Dance Teachers Trending

Sultry Jazz Teacher Sabrina Phillip Keeps Her Students Strong With These Warm-Up Tips

"Push yourself to your extremes and see how far you can go. I don't expect you to be perfect, but I expect you to try," says Phillip. Photo by Chehon Wespi Tschopp

Anyone planning to take a contemporary jazz class from Sabrina Phillip at Edge Performing Arts Center in Los Angeles better be ready to sweat—pushing physical limits is this teacher's specialty. "I want dancers in my class to work really hard," says Phillip. "I want them to be inspired to push their boundaries and become well-rounded students so that they can have long careers."


The classically trained bunhead turned sultry jazz goddess begins class with a heat-generating warm-up that incorporates movements like reaching, lunging and yoga. From there, the energy never drops. She directs stretches and exercises on the entire right half of the body before shifting to the left side to increase difficulty. "It's like doing leg day at the gym," says Phillip. "You don't give the sides of your body a break in between stretches. It feels overwhelming, but it gets you stronger." After the fatigue has set in, she further challenges her students by guiding them through développé, plié and balance exercises. Her 30- to 35-minute warm-up often finishes with a difficult core exercise series, like planks or V-sits.

The intensity of this warm-up prepares Phillip's dancers for the combination that is sure to have avant-garde inversions, turns and challenging transitions. "I really like exploring different pathways in my choreography," Phillip says. "I always try to avoid the expected transition and find something more interesting—even if it's much harder." The best part? Phillip participates in every difficult moment of class from start to finish, so whenever her dancers are tempted to stop, she boldly reminds them, "If I can do this, so can you!"

FOOD SHE CAN'T LIVE WITHOUT: "Cheese! All the cheese…"

FAVORITE BOOK FOR ARTISTIC INSPIRATION: "I really liked Outliers, by Malcolm Gladwell, because it talks about the 10,000-hour rule and how it is the key to success in any field. I really believe in that."

RECOMMENDED VIEWING FOR DANCERS: "I think it's important to know the greats who came before us. I would definitely recommend watching old Hollywood musicals like West Side Story, Sweet Charity (really anything Fosse), Annie, Guys and Dolls and Singin' in the Rain."

HOW SHE STAYS IN SHAPE: "Working on my choreography often is a great workout, and I take my own class. I also love yoga and going to the gym."

MUST-HAVE FITNESS SUPPLIES: "Good running shoes, a foam roller or balls of varying densities for rolling out the kinks after class."

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Dance Teacher Tips
At CPYB, students learn from an early age the importance of strong corps work. Photo by Rosalie O'Connor, courtesy of CPYB

Dancers at the University of Arizona recently performed Jerome Robbins' Antique Epigraphs, an ensemble piece for eight women that requires intricate linear formations and walking in unison. "It was super-challenging for us," says dance professor Melissa Lowe. "Students needed a heightened sense of awareness, or it wasn't going to happen." Lowe asked dancers to use their intuition and aural sensibilities to help determine where they needed to be, when they should be there and how to get to those places—together.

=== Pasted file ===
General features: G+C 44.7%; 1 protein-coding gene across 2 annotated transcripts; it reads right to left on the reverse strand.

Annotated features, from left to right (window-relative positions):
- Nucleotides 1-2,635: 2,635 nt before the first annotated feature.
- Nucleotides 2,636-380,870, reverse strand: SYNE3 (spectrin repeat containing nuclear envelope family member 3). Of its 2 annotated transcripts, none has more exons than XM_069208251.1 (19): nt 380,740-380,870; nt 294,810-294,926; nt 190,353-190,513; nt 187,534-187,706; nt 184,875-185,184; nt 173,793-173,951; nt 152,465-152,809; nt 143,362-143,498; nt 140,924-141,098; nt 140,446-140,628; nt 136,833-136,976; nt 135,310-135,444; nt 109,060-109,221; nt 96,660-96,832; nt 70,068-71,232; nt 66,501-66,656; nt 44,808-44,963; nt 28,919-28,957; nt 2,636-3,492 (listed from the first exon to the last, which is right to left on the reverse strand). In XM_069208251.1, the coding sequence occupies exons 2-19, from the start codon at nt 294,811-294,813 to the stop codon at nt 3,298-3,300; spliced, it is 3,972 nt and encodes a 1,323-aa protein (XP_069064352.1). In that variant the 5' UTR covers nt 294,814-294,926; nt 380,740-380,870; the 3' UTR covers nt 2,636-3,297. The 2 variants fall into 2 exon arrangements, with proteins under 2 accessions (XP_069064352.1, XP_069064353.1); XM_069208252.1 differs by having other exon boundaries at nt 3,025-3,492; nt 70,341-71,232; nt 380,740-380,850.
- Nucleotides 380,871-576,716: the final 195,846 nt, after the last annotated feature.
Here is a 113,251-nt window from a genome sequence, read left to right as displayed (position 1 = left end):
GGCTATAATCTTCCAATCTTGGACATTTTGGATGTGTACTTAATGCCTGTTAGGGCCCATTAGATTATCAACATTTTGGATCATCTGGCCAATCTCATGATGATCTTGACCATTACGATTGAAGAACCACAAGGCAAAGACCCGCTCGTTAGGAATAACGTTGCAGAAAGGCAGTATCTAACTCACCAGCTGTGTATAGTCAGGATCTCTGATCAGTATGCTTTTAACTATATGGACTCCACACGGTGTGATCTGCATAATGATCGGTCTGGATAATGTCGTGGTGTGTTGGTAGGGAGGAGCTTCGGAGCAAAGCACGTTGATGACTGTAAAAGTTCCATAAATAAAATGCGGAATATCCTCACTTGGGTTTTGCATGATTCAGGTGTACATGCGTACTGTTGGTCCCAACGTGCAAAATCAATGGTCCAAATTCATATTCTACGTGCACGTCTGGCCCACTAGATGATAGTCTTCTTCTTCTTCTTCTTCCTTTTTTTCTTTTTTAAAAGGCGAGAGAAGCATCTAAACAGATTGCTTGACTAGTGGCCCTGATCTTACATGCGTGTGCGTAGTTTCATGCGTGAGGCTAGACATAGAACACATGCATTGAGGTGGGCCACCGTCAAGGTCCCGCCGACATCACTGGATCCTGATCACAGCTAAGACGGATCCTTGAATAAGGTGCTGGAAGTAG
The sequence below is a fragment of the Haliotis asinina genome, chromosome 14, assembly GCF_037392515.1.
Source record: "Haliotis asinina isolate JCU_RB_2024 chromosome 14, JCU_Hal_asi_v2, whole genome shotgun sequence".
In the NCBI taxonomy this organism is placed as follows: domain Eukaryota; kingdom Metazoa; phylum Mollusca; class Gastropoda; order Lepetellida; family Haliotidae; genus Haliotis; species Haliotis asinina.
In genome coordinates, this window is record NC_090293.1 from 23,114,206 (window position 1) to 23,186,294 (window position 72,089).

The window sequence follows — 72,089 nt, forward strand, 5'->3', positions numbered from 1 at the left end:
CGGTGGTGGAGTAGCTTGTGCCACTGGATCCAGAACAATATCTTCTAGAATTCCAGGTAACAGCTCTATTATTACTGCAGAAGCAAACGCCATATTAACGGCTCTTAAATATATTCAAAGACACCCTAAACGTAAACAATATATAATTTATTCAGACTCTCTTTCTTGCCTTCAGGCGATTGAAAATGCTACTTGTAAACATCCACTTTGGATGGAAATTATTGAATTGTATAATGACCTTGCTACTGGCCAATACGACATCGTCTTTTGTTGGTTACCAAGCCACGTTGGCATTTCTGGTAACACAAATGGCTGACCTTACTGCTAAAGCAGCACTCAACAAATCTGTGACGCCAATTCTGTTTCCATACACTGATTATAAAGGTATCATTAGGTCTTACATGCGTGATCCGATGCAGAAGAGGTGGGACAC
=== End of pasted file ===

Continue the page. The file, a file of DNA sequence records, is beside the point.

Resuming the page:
Teaching dancers to work in unison, whether as a large corps de ballet or small ensemble group, is an integral part of their training. It requires teamwork, attention to detail and thoughtful preparation for a successful group effort. Teachers need to provide the right steps and counts to ensure cohesiveness, of course. But how you set the material will also encourage dancers to be in line and in sync—while still allowing them to be individuals.

Make sure they show up

Photo by Ed Flores, courtesy of University of Arizona

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Missing dancers can be disastrous for a group piece. "If it's a studio production, there has to be an agreement up front for students who want to be involved," says Lorita Travaglia, ballet mistress at Colorado Ballet. "When one person is missing and doesn't know what they're doing, it really does affect the whole group." Understanding the importance of commitment is a crucial part of dancers' (and their families') training. "They have the responsibility to everyone, not just themselves," she says.










Showstopper is the nation's leading dance competition. It provides the perfect platform for dancers, teachers, and choreographers to showcase their talents and hard work. Showstopper's environment is inviting, motivating, and above all, inspiring. If you haven't experienced it, now is the time!

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For the full story published at Arts+Culture, visit here.

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McSwain is particularly known for her work with the "littles," the 5-and-under dancers, having begun as an assistant teacher in the preschool room of her local studio at age 19. Combining her own dance background (her resumé includes dancing for Britney Spears and *NSYNC) and her genuine love of children, McSwain went from assisting classes to running the studio's performance and competition teams.

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Dance Teachers Trending
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We asked and you answered! Here are the top 11 things dance teachers wish their students understood. Let us know if you agree with these over on our Facebook page!

Thanks for being fabulous and keeping your students' best interests at heart. We vow to love you all forever and ever! xoxo

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